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Figbird audio

Australasian Figbird

Quick facts


Other names: Southern Figbird, Mulberry-bird.

Size: Similar to Rainbow Lorikeet.


Range and lifestyle: Eastern and northern Australia.


Food: Fruit and insects.

Breeding: October to January in Southeast Qld. Flimsy, saucer-shaped nest composed of twigs and vine tendrils. Clutch is 2-3 eggs, pale bluish-green covered with red-brown spots, incubated by both male and female for over 2 weeks. Chicks fed for another 2 weeks.

The Australasian Figbird is a social species found across the coastal regions of northern and eastern Australia. As its name implies, the Australasian Figbird eats figs, but while this may be their favourite food, they also eat most soft fruits and berries when they are ripe. In nature, they live mostly in rainforests where many trees have soft fruits that evolved for birds to eat, so that their seeds could be dropped far away. Europeans cleared much of the rainforest around Brisbane, but as they built towns and cities, they also planted figs and other fruit-bearing trees, which attracted Figbirds into urban areas. Now the Figbird is a common sight in many parts of Brisbane, even in the city centre.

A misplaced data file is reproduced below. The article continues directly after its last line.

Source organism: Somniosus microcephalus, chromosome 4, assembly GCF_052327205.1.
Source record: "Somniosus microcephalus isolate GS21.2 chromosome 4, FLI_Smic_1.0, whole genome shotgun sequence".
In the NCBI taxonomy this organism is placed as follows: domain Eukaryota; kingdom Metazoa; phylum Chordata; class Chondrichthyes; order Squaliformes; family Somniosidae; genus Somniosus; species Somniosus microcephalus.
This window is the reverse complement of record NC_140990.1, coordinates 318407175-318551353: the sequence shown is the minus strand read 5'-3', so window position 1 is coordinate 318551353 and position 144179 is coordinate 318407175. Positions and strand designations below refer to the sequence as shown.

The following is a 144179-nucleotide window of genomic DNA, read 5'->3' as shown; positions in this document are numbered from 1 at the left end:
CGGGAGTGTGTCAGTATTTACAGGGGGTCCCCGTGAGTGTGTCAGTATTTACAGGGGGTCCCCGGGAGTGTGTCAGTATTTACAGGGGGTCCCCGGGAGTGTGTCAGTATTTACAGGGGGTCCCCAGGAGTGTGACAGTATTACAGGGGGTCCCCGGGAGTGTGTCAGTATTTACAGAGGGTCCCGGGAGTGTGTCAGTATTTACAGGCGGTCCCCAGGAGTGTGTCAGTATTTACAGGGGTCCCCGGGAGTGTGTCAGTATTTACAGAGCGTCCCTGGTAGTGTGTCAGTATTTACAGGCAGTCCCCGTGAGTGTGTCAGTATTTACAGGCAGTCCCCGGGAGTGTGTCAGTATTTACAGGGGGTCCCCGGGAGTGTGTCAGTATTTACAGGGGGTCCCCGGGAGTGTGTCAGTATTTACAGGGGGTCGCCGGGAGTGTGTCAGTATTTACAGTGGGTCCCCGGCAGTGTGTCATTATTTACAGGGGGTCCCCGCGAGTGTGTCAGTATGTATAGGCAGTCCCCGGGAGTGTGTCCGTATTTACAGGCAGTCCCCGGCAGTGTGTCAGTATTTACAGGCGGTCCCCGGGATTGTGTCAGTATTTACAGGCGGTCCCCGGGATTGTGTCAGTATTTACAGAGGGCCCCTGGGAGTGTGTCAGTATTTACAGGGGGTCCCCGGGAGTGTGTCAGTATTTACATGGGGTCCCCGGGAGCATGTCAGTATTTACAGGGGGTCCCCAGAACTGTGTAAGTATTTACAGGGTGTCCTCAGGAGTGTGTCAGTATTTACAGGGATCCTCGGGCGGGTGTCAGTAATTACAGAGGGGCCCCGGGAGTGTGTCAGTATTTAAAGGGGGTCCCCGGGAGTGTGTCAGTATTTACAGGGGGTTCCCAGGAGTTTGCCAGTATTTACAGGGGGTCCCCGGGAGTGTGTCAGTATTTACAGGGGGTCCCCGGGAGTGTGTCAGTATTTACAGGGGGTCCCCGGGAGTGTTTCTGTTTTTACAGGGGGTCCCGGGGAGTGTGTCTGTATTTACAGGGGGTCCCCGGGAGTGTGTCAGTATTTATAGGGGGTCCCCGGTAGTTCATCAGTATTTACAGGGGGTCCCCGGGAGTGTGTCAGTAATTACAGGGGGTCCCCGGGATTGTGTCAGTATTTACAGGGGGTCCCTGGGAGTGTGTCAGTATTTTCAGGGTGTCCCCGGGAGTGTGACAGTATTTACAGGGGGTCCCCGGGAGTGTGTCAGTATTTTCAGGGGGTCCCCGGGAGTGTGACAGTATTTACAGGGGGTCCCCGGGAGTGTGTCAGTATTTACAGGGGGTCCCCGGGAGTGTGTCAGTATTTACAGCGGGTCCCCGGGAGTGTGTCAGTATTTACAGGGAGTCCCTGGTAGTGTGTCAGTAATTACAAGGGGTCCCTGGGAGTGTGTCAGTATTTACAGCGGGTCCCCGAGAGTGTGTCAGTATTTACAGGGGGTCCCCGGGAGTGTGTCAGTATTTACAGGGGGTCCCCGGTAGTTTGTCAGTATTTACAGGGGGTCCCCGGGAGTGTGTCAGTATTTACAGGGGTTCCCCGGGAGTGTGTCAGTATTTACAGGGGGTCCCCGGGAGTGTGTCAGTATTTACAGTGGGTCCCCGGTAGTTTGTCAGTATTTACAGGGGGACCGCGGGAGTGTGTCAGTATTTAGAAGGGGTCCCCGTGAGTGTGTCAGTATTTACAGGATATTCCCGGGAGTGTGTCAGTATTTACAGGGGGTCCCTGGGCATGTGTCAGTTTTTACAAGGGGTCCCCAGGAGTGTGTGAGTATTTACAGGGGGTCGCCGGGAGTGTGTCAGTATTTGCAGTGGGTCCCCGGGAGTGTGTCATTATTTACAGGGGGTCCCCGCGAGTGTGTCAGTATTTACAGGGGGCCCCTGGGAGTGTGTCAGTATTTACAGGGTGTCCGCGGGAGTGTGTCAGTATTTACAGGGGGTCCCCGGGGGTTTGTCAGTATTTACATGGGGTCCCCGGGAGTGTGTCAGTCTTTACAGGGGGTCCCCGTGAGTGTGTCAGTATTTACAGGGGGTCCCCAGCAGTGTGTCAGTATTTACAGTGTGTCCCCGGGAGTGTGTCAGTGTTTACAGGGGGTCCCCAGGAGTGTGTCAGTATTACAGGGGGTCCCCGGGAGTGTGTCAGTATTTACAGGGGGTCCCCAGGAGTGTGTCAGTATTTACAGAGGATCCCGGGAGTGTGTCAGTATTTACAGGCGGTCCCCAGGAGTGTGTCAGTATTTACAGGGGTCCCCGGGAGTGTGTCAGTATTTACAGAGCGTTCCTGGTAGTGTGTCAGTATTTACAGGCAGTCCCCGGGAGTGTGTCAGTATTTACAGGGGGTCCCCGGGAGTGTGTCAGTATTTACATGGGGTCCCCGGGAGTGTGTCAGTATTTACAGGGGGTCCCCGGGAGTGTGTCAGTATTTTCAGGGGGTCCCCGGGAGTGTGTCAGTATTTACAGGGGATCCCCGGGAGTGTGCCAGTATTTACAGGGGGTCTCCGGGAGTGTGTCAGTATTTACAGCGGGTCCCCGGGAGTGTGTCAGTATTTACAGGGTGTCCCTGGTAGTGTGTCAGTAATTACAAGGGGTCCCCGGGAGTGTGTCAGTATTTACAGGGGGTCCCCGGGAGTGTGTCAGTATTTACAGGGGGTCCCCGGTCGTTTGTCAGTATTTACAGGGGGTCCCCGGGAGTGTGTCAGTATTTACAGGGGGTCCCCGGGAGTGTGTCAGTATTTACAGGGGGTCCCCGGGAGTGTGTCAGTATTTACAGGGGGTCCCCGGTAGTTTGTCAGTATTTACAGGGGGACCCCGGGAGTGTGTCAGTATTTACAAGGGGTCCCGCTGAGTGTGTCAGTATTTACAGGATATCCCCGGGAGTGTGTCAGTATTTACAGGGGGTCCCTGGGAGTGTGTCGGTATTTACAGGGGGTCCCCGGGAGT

​Figbirds nest in colonies, an uncommon habit among Australian songbirds. Colonies usually contain around 10-20 nests, sometimes with  up to five nests in the one tree at the same time. Despite being brightly-coloured, the male sits on the eggs like the female, possibly so the eggs take less time to develop and hatch. Perhaps it is not so important to be camouflaged when so many eyes are watching for danger. When an egg-robbing bird approaches the colony, many Figbirds will join together to attack and chase it off. Figbirds aren’t afraid to nest in busy urban settings – colonies have been found in carparks and footpaths near crossroads with traffic lights!

Their breeding season is short compared to that of most songbirds, probably because most birds nest at the same time. After breeding, colonies often join together to form large ‘feeding flocks’ of up to 100 birds. If you see a flock of 20 or more medium-sized birds sitting close together on a power line, they will most likely be Figbirds, and there may be a fruiting fig tree on the opposite side of the road into which they are regularly flying!

Text © Richard Noske 2019 CC BY-NC-SA


Figbird chicks beg their parents for food in a unique way - with their red-coloured mouths wide open, they rapidly shake their heads from side to side.


Figbird photos

Photo gallery

Figbird videos

Video gallery


HANZAB 7A; Richard Noske.

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